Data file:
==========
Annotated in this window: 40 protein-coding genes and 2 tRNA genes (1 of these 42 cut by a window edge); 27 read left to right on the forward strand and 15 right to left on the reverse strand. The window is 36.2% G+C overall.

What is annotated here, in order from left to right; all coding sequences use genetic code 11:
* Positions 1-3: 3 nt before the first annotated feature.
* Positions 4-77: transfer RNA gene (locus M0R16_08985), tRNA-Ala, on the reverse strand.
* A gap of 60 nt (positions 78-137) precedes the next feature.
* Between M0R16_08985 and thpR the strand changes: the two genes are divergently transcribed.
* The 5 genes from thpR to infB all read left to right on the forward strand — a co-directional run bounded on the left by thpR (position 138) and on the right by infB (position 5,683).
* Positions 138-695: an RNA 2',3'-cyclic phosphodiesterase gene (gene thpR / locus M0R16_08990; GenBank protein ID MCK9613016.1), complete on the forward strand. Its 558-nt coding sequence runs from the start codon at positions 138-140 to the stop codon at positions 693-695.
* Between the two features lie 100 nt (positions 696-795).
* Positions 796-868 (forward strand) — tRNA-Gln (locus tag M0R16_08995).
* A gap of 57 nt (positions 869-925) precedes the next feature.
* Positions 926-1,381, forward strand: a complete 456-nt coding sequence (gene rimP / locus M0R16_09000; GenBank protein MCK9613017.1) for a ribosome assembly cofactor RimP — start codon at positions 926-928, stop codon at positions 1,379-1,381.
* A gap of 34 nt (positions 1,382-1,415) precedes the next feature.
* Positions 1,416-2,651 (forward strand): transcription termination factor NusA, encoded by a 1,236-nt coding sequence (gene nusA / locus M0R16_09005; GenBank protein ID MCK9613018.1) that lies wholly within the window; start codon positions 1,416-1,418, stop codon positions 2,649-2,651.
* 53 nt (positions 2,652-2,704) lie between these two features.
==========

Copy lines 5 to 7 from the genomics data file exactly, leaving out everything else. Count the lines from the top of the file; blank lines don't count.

* A gap of 60 nt (positions 78-137) precedes the next feature.
* Between M0R16_08985 and thpR the strand changes: the two genes are divergently transcribed.
* The 5 genes from thpR to infB all read left to right on the forward strand — a co-directional run bounded on the left by thpR (position 138) and on the right by infB (position 5,683).